Simon and Garfunkel: Bridge Over Troubled Water
As one of the most recognised folk duos in the world, Simon and Garfunkel have been on the music scene for more than 60 years. They have produced some of the most instantly recognisable hit songs in history and have won 10 Grammy awards.
They met at the age of 11, when they were both pupils at Forest Hills High School in Queens, New York, back in 1953. This was the start of one of the most iconic musical collaborations.
Initially, they enjoyed rock ‘n’ roll music and formed a band called Tom and Jerry while they were still at school. They released a single, Hey Schoolgirl, on Big Records, when they were only 15 years old.
It was a huge hit with the teenage girl market and the young heartthrobs earned $4,000 royalties, selling 100,000 records and entering the US Billboard singles chart at number 49. They even appeared on the television show, Dick Clark’s American Bandstand.
However, they didn’t let success go to their heads, temporarily putting their musical partnership on hold to attend different universities after leaving school.
When they eventually reformed the band, they distanced themselves from their early rock and roll style, emerging as a credible folk duo in the 1960s. Initially calling themselves Kane and Garr in 1963, they reverted to their own names and had their first hit, The Sound of Silence, in 1965.
It shot straight to number one in the US charts, achieving gold status and marking the start of their long career as a folk-rock duo, which continued until 2010.
The song that most people associate with Simon and Garfunkel is Bridge Over Troubled Water, the title track from their 1970 studio album. As their biggest hit single, it won five Grammy awards.
The album remained at number one in the US for 10 weeks and was certified eight times platinum. It was buoyant in the charts for a total of 85 weeks.
The song was written by Paul Simon, who later said he wrote it so quickly that he surprised even himself. He had no idea where it came from and said it didn’t sound like his usual work.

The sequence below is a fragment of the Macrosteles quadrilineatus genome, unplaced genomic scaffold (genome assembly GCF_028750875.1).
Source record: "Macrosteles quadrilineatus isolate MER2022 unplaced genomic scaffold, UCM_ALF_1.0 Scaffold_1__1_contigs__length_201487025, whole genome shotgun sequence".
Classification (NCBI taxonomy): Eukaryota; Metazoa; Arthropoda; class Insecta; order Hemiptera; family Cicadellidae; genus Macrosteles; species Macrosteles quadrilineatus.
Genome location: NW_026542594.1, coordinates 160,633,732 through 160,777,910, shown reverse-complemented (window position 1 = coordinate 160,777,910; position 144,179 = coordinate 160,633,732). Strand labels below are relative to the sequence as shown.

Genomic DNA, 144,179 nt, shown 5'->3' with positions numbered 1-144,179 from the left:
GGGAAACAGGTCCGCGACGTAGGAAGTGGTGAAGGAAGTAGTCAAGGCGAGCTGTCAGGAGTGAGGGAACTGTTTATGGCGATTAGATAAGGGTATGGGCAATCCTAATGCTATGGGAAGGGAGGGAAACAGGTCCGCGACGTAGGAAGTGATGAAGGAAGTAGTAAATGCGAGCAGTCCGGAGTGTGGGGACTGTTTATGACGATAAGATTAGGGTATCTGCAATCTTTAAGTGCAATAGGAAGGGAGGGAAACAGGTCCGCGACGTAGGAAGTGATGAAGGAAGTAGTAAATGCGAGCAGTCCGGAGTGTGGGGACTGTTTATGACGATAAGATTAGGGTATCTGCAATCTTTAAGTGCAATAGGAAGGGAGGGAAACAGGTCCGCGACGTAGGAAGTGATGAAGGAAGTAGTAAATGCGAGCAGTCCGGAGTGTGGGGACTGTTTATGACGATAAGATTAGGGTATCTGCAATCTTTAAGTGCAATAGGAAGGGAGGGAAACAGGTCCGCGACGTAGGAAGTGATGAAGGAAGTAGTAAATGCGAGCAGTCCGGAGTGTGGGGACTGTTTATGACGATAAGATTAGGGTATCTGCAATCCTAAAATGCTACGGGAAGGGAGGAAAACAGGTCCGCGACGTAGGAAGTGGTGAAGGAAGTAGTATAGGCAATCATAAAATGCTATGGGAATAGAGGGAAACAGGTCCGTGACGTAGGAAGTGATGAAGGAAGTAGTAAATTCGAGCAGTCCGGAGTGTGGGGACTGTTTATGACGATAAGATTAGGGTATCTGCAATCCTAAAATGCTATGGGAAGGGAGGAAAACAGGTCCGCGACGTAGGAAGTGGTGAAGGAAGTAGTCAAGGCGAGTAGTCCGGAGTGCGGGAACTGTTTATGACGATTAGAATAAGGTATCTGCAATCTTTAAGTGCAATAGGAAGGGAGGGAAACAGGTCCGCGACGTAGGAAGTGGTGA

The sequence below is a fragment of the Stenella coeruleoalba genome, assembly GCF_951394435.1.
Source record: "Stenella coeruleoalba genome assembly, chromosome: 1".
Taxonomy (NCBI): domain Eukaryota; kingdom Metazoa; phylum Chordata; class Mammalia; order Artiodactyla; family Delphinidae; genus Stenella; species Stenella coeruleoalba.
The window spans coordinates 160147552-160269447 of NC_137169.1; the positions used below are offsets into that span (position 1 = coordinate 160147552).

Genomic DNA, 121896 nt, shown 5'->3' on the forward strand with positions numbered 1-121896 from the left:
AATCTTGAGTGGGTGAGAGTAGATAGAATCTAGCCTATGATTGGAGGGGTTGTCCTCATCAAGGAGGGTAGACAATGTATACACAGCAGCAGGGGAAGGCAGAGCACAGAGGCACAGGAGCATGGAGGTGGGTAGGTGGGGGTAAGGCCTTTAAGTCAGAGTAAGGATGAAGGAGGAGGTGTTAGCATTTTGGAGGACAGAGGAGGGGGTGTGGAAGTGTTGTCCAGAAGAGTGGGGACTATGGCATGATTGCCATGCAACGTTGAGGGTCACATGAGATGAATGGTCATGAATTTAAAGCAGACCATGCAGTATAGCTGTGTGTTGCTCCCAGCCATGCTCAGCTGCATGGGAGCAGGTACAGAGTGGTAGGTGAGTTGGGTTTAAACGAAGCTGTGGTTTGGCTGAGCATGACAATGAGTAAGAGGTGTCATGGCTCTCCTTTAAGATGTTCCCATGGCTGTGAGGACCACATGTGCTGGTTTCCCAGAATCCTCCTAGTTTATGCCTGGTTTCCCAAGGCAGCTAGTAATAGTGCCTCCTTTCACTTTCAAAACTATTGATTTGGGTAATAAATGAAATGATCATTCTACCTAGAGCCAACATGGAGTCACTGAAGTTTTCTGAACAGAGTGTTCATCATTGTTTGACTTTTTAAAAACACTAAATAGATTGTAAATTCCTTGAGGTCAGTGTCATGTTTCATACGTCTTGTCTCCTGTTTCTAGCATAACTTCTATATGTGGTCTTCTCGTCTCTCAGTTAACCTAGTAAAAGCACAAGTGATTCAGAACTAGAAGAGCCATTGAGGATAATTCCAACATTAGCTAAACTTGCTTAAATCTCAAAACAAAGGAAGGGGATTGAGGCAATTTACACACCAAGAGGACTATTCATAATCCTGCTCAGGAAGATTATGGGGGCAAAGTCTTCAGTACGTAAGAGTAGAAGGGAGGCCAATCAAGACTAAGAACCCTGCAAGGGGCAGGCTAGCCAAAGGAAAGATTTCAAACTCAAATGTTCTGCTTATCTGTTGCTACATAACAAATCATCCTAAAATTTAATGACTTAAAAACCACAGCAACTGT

After he wrote the song, he felt that Garfunkel should sing it, as his voice was more suitable for what Simon described as a “secular gospel song”. Initially, Garfunkel disagreed, as Simon had sung the song on a demo.
However, Simon was adamant Garfunkel should sing it and eventually, he agreed. Ironically, 48 years after the song became the biggest hit Simon had ever written, he appeared to have regrets about giving it away to someone else to sing.
Playing live, Simon told the audience, “I’m going to reclaim my lost child,” – then the opening bars of Bridge Over Troubled Water began. The critics claimed he had written an “incredible song” and with hindsight, he couldn’t comprehend why he had given this modern standard to his bandmate.
Back in 1970, Simon didn’t realise what a big hit the song would be. He felt it was slow and ponderous and that it wouldn’t go down well on the radio as a result. He couldn’t have been more wrong!
Despite Simon’s subsequent regrets about giving his song away, the music press said Garfunkel was born to sing Bridge Over Troubled Water. It was more like a hymn than a song, with the narrator pledging their devotion and promising to do everything for a person in need.
He had written it with the gospel genre in mind and its success was down to its touching simplicity. The lyrics began with the famous words, “When you’re weary, feeling small, when tears are in your eyes, I will dry them all.”
They were about helping someone through a bad patch and showing them there was a light at the end of the tunnel. Garfunkel sang the deeply meaningful words with an incredible calmness and was never showy, even when he hit the big notes.
It took two months to record the song and come up with the finished version that both Simon and Garfunkel were happy with. Afterwards, they said in an interview with Rolling Stone magazine that they felt it had similarities to the Beatles’ Let It Be.
Bridge Over Troubled Water has been covered many times since its release in 1970. A version by soul star Aretha Franklin went to number six in the US charts in 1971 and was considered by many fans to be one of her greatest recordings.
Bridge Over Troubled Water is as relevant today as it was when it was first written, 49 years ago. For many people in the UK, and especially those in business, the future is uncertain.
Feeling weary and small is something many of us are experiencing, as the Brexit negotiations in preparation for Britain leaving the EU seem to have reached stalemate.
Prime Minister Theresa May appears to be no closer to putting in place a deal for Britain’s exit and the business community is left without any idea of how the decision to leave will impact on their fortunes.
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